Book Review: Belle Prater’s Boy

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In October 1953, Belle Prater, a mother to Woodrow and Gypsy’s aunt, disappeared without a trace. As they lived in a very small town, news travel fast and soon, everyone in Coal Station, Virginia, heard about the news. When she still didn’t show up after 6 months, Belle’s family decided to take Woodrow to live with them as his father wasn’t taking a very good care of his son.

Slowly, Gypsy came to know more about her Aunt. Gypsy’s grandmother explained that they named her Belle Ball because they hoped that she would be the belle of every ball. Sadly, it didn’t happen. Love was the belle of every single ball, and Belle was always living in Love’s shadow, with people constantly comparing her to her beautiful sister. As if that wasn’t bad enough, her lover, Amos Leemaster, fell in love with Love as soon as they met and decided to marry Love instead of Belle. It hurts Belle so much she decided to leave home and a week later, she sent word saying that she was married. Seeing her sister and the guy she loved together everyday was just too painful for her. According to Woodrow, his mother had gone through so much pain and sadness that she finally decided to leave her life behind and insisted that his mother wasn’t really missing, she just went to explore a new world. Porter Dotson, Gypsy’s stepfather, told Gypsy that Belle did not really disappear, she just went away to try to find herself again.

Through all the ups and downs, Woodrow and Gypsy became close. They would tell jokes to each other and have each others’ back. When Gypsy felt uncomfortable with someone asking or talking about her dad, Woodrow would help change the subject, and when someone mentioned about the disappearance of Belle Prater or tease him, Gypsy would help change the subject too. They confide in each other and Woodrow would share his theories about his mother’s disappearance to Gypsy.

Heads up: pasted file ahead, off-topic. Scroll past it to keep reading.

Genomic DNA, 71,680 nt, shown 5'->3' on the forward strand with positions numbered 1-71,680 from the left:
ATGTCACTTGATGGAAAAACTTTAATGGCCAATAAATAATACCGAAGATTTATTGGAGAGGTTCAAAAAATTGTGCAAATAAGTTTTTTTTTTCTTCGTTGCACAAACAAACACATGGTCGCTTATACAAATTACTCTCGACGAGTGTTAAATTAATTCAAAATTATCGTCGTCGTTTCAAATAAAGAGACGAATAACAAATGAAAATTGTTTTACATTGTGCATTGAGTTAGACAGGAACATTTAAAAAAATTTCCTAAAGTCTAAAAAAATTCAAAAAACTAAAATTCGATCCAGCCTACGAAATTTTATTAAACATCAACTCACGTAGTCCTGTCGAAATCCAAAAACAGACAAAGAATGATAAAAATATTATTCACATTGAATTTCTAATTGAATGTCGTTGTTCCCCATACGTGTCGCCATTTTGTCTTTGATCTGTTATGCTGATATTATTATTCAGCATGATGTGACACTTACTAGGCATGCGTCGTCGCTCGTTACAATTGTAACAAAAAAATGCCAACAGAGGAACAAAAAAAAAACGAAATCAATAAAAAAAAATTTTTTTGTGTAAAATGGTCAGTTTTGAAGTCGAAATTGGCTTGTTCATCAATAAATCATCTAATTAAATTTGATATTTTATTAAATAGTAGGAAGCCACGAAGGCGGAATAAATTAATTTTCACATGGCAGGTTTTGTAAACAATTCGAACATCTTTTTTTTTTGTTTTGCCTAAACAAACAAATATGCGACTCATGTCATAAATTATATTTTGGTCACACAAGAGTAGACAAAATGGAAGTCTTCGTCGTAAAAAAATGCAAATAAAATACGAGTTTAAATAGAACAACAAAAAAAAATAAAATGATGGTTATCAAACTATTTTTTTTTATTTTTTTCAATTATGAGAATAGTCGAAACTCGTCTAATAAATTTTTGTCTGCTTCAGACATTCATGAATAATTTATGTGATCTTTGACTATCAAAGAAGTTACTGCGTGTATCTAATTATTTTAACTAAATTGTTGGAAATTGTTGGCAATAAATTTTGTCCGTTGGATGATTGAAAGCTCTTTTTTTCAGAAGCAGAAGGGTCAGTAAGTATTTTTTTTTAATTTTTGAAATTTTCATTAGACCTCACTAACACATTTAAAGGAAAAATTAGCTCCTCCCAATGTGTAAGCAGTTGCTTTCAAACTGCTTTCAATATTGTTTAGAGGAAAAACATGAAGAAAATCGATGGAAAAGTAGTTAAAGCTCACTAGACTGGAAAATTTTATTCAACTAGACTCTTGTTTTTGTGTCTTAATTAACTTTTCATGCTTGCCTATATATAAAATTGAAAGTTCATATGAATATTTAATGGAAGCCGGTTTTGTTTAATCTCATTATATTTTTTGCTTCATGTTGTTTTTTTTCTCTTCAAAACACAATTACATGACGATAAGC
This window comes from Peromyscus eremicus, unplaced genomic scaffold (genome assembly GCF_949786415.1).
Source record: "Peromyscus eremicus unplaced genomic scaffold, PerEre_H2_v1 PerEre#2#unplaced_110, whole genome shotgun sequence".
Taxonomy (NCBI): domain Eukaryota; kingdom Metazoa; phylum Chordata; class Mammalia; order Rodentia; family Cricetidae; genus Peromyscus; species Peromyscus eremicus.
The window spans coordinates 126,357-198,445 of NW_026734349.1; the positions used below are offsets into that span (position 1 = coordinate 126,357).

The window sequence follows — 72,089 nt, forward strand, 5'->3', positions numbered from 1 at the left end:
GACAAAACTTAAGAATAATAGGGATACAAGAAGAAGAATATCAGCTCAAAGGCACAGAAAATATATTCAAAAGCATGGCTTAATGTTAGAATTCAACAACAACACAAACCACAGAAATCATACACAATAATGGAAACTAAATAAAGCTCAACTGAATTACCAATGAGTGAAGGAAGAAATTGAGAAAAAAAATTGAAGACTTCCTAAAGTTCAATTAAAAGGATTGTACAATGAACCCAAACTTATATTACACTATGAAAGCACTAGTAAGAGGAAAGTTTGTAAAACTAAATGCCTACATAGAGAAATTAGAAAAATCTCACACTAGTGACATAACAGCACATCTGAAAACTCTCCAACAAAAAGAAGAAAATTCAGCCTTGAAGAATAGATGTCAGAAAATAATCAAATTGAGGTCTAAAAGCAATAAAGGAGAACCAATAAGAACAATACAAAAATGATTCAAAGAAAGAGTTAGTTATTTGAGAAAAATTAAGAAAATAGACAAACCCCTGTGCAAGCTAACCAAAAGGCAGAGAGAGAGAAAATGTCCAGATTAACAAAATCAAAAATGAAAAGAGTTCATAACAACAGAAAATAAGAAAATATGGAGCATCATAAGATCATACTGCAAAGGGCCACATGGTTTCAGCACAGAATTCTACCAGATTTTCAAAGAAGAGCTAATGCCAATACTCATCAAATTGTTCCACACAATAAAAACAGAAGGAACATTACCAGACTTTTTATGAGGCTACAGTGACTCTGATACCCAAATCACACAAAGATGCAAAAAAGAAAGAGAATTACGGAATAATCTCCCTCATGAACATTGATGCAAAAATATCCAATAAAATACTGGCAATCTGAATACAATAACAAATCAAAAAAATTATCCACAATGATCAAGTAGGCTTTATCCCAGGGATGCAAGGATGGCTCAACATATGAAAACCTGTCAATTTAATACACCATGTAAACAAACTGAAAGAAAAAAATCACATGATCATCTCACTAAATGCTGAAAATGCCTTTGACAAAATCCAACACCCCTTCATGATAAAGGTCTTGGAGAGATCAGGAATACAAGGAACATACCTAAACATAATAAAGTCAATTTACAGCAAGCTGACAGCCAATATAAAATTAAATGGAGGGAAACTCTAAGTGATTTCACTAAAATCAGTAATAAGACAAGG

The story ended with Woodrow and Gypsy sitting on a tree house, watching the dawn come on October 11, exactly a year after Aunt Belle’s disappearance. Woodrow informed Gypsy with one more information that he had never told anyone before, not even to the sheriff: some of his shirts, pants, socks, shoes, and cap were missing, and the reason why his mother was never found was because she was dressed as a boy when she left so that no one would recognize her.

My positive thoughts on the book:

  1. I have to say, Ruth White did a great job at describing the characters and bringing the story to life. Throughout the story, I can’t help but also feel the feelings that the characters were feeling. This is a light-reading book, and reading this book has been a fun work.
  2. This book is very heartwarming, and I feel like there is one moral that we can pick up from the story: Appearances can be deceiving. Woodrow was cross-eyed, but he is a very talented story teller and has plenty of good jokes to share with others. Gypsy was a pretty girl, but behind her pretty face, she had a deep scar inside her. Despite all those pain and sadness, they managed to stand up again and live a happy, cheerful life. I have to say, Woodrow and Gypsy were such a sweet characters.

“Therefore,” Woodrow concluded the reading of his English assignment, “it is my belief that Blind Benny, even with his poor sightless eye, is the only person I know who can see with perfect clarity. Because Benny is able to see beyond appearances.” 

The extract above is just one of the examples of how sweet Woodrow and Gypsy can be.

What I don’t really like about this book:

  1. As can be seen from the cover, there is one sentence that said: “One Sunday morning, Belle Prater disappeared.” I thought the book would be about mystery and how the characters come up with solutions to solve the problem, but I was wrong. The content is  more about how the characters “deal” with the mysteries. I’m not saying that the story is bad, but when I picked up this book, I was craving to read mystery stories, and so I was a teeny tiny bit disappointed when there was so little mystery in this book.

But, well, there’s a sequel to this book! I hope I would have the chance to read “The Search for Belle Prater” and I hope the mystery about Woodrow’s mother would be solve.

So, those are all my thoughts on this book! Overall, I give this book a 9/10. What about you? What are your thoughts on this book?

XOXO,

Alice

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